I give him curses, yet he gives me love... The more I hate, the more follows me... His folly, Helena, is no fault of mine"(1.1.193-200). Indeed, it takes time and courage to express ones own feelings in front of others. Plus, it is even harder to express the feelings about someone that his/her best friend loves, while they do not. As in this play, even Demetrius is Helena's beloved, Hermia still expresses all her feeling to Helena,
The temperaments of both Jalil and Mr. Bennet, though considered good-natured, are extremely neglectful to their daughters and this impacts value system the protagonists have, with Elizabeth valuing independence and rational thought, and with Mariam 2. Though vastly different in subject matter and setting, both A Thousand Splendid Suns and Pride and Prejudice have similarities in the tone towards their respective conclusions. Jane Austen finishes
Blanche is fearful of the light because of her traumatic past that she has faced. Her fear of being revealed in the light shows her true nature, manipulative, delusional and malevolent. Tennessee Williams uses the motif of light and dark to explore and delve into the characters of Blanche Dubois, Stanley Kowalski, and Mitchell. The two opposing forces in a streetcar named desire are Light and Darkness. To show this Tennessee Williams brilliantly disguises multiple words with double meanings.
Explore the relationships/love presented in A1S1: In act one scene one, which is the opening of the play, Shakespeare firstly presented Lysander and Hermia as forbidden lovers. Hermia was just told that if she disobeys her father’s orders to marry Demetrius she can get killed and Hermia answers Lysander’s question: “Belike for want of rain, which I could well Beteem them from the tempest of my eyes.” the metaphor “rain” suggests her tears are like rain, she is crying so hard that her tears flowed like rain; this means that she is very melancholy that she couldn’t marry the love of her life, Lysander. Additionally it might also be shocking and weird for the audience back in the Elizabethan era, because they were living in a Patriarchal society, and that if you don’t obey your father you can die; because Hermia isn’t like the other women characters
Jane constantly chooses to disbelieve that Miss. Bingley is trying to separate between her and Mr. Bingley. One example of Janes’ simplicity and falsehood in trusting her emotions is Miss. Bingley’s clear indications that Mr. Bingley should marry Ms. Darcy that are overlooked by Jane,“ My brother admires her greatly already; he will have frequent opportunity now of seeing her on the most intimate footing; her relations all wish the connection as much as his own; and a sister 's partiality is not misleading me, I think, when I call Charles most capable of engaging any woman 's heart.” (chap 21). In this quote, the reader can clearly observe Miss.
Unlike Adeline, both Mrs Mowbray and Glenmurray are aware that Adeline’s controversial views would be misinterpreted by society as a cover for her moral “frailty” (AM 170). The libertine rake, first presented by Sir Patrick and then a series of gentlemen who proposition Adeline in the text, consider her to be of easy virtue because she lives with Glenmurray without the protection of “an idle ceremony” (AM 462). What is progressive about Opie’s treatment of marriage is that even with Adeline’s change of heart towards the end of the novel, the primary positive aspect of marriage is its protection against social ostracism and insult. Marriage is not treated as a romantic union of souls because firstly that honour is given to Glenmurray and Adeline’s socially unsanctioned union and secondly, many bad marriages are shown in this novel, which is again a recurring theme in Jacobin novels. However, what Opie does endorse is the utility of marriage because it functions as a protection for female reputation, as a space within which both sexes are given more sexual liberty in the contemporary period (For example, Mr. Berrendale’s bigamy and the promiscuous married cousins of Glenmurray (AM 789, 510 )) and most importantly, it provides protection for children who are saved from the caprices of their parents’ affections, assured social status as well as a proper education.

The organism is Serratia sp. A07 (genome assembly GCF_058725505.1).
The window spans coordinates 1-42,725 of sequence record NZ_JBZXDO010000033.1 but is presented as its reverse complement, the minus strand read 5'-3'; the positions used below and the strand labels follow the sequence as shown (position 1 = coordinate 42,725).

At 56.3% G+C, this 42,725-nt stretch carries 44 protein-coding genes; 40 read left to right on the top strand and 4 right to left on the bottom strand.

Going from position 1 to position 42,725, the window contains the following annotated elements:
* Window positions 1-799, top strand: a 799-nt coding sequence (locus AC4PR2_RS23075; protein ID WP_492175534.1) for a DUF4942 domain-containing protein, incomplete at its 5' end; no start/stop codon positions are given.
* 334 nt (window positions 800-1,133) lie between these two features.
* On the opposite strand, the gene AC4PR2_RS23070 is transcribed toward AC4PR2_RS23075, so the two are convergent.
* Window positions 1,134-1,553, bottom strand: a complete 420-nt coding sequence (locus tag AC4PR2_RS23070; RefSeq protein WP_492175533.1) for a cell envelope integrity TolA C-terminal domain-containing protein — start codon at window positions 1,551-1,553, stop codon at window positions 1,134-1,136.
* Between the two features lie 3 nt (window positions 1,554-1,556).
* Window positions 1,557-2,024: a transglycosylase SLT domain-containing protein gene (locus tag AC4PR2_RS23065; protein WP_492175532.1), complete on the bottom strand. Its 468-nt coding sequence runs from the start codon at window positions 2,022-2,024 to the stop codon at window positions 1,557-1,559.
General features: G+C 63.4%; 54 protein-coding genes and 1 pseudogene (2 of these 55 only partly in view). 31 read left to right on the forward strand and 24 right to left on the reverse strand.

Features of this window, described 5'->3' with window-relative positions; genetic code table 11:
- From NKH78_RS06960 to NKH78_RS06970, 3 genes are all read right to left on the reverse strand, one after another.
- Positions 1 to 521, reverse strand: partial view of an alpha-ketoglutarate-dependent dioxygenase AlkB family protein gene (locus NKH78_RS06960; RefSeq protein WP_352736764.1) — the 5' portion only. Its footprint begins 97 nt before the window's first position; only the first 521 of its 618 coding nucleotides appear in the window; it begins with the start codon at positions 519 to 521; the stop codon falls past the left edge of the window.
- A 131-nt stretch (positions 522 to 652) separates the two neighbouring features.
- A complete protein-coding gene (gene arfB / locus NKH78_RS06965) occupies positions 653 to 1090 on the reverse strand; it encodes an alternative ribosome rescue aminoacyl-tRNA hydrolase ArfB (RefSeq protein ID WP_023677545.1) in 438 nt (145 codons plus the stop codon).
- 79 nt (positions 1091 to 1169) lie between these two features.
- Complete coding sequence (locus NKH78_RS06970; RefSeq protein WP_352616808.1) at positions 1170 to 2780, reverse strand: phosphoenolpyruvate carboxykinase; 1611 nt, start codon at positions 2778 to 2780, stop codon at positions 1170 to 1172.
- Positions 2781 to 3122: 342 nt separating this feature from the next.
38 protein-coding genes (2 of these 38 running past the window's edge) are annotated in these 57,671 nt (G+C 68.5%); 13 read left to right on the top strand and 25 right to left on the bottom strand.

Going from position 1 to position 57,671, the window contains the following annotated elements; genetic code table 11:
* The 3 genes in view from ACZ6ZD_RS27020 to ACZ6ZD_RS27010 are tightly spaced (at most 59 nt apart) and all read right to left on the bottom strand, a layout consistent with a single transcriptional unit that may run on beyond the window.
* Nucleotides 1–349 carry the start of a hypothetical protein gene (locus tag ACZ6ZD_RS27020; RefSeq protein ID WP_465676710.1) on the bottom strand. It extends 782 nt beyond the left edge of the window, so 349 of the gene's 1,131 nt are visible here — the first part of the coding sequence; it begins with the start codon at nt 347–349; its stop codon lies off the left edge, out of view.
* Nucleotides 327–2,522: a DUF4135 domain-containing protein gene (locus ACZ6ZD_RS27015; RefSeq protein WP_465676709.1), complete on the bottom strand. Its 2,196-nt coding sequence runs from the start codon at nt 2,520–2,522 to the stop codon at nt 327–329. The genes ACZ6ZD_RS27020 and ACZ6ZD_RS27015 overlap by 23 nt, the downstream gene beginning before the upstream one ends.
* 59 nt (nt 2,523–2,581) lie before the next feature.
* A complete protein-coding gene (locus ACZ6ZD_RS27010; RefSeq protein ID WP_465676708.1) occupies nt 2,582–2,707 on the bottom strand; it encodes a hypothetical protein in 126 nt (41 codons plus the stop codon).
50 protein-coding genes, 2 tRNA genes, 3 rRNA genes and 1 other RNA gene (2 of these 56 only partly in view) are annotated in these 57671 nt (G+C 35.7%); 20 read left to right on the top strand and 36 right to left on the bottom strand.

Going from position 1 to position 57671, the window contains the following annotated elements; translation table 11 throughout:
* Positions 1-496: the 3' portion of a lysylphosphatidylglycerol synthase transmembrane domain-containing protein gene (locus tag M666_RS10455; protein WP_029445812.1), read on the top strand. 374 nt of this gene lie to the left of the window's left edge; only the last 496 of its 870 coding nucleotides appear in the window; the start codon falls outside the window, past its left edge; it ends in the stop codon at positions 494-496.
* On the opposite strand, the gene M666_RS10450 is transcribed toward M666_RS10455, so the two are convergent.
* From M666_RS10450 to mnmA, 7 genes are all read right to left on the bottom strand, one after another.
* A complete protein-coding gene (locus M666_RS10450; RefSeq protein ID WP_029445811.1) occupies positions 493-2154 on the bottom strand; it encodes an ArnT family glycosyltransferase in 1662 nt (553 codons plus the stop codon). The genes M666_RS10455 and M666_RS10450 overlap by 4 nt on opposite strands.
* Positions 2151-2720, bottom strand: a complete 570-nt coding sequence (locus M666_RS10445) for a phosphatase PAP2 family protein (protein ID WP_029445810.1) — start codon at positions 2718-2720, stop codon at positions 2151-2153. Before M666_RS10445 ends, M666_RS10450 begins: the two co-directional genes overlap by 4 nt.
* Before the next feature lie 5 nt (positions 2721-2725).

Perrault’s version of Cinderella’s ending is happier and includes forgiveness. Although the step sisters were cruel and treated Cinderella horribly she forgave them in the end and even found good husbands for them, and they all lived happily ever after. You can see from this that this story is intended to teach a moral lesson of forgiveness and kindness like I explained above. In Perrault’s version you can be terrible and unpleasant but you will be forgiven because that’s part of life. The Grimm brothers however have a different point of view on that matter.
It shows Pen that true love between friends is being able to overcome adversities, and come out stronger than ever. Lastly, true love to Pen is one that holds no restrictions or boundaries. Pen has grown up in a household very disapproving of her her sexuality and looks. Her parents have tried to confine and punish their daughter into a very tiny box. Blake, her crush and later girlfriend, shows Pen a whole new world.
There was irony using superstition imagery throughout on Mrs Johnstone as she believed the lie that Mrs Lyons told her that “if either twin learns that he was one of a pair, they shall both immediately die”. Yet she realised that she had made a terrible mistake by going against her instincts soon after. Therefore, by the narrator using superstition imagery, it’s reminding her of her foolishness and hence her most costly mistake. Thus the audience know that she is haunted by her past constantly. It sufficed to say that most of the consequences and most of the happenings in the play can be traced back to superstition.